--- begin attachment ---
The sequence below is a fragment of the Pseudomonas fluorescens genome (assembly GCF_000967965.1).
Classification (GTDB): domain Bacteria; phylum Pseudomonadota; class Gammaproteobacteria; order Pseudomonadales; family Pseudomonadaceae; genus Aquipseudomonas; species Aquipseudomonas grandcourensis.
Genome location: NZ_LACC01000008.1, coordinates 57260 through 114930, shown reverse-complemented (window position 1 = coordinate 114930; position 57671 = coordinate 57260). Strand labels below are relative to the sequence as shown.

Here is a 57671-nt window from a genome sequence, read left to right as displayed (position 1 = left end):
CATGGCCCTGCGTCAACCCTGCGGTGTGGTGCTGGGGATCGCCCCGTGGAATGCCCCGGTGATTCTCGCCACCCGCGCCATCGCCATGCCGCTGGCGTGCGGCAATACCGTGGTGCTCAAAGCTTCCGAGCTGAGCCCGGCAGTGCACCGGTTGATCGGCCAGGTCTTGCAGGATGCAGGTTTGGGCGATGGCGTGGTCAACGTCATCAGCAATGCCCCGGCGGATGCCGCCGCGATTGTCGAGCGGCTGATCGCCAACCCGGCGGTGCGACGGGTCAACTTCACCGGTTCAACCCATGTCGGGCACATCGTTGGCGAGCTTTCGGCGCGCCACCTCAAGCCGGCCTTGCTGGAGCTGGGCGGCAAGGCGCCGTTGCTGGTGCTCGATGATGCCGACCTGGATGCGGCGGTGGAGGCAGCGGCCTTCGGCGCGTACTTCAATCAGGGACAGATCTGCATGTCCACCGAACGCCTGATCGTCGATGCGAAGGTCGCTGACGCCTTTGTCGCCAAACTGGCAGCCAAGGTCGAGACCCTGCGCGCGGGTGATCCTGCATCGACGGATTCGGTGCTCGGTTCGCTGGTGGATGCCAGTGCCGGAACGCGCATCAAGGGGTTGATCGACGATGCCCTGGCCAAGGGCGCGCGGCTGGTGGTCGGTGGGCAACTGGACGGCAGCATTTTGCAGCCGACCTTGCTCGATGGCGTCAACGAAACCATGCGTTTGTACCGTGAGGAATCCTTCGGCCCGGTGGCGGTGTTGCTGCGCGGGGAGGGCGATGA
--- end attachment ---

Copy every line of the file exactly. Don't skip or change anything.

The sequence below is a fragment of the Pseudomonas fluorescens genome (assembly GCF_000967965.1).
Classification (GTDB): domain Bacteria; phylum Pseudomonadota; class Gammaproteobacteria; order Pseudomonadales; family Pseudomonadaceae; genus Aquipseudomonas; species Aquipseudomonas grandcourensis.
Genome location: NZ_LACC01000008.1, coordinates 57260 through 114930, shown reverse-complemented (window position 1 = coordinate 114930; position 57671 = coordinate 57260). Strand labels below are relative to the sequence as shown.

Here is a 57671-nt window from a genome sequence, read left to right as displayed (position 1 = left end):
CATGGCCCTGCGTCAACCCTGCGGTGTGGTGCTGGGGATCGCCCCGTGGAATGCCCCGGTGATTCTCGCCACCCGCGCCATCGCCATGCCGCTGGCGTGCGGCAATACCGTGGTGCTCAAAGCTTCCGAGCTGAGCCCGGCAGTGCACCGGTTGATCGGCCAGGTCTTGCAGGATGCAGGTTTGGGCGATGGCGTGGTCAACGTCATCAGCAATGCCCCGGCGGATGCCGCCGCGATTGTCGAGCGGCTGATCGCCAACCCGGCGGTGCGACGGGTCAACTTCACCGGTTCAACCCATGTCGGGCACATCGTTGGCGAGCTTTCGGCGCGCCACCTCAAGCCGGCCTTGCTGGAGCTGGGCGGCAAGGCGCCGTTGCTGGTGCTCGATGATGCCGACCTGGATGCGGCGGTGGAGGCAGCGGCCTTCGGCGCGTACTTCAATCAGGGACAGATCTGCATGTCCACCGAACGCCTGATCGTCGATGCGAAGGTCGCTGACGCCTTTGTCGCCAAACTGGCAGCCAAGGTCGAGACCCTGCGCGCGGGTGATCCTGCATCGACGGATTCGGTGCTCGGTTCGCTGGTGGATGCCAGTGCCGGAACGCGCATCAAGGGGTTGATCGACGATGCCCTGGCCAAGGGCGCGCGGCTGGTGGTCGGTGGGCAACTGGACGGCAGCATTTTGCAGCCGACCTTGCTCGATGGCGTCAACGAAACCATGCGTTTGTACCGTGAGGAATCCTTCGGCCCGGTGGCGGTGTTGCTGCGCGGGGAGGGCGATGA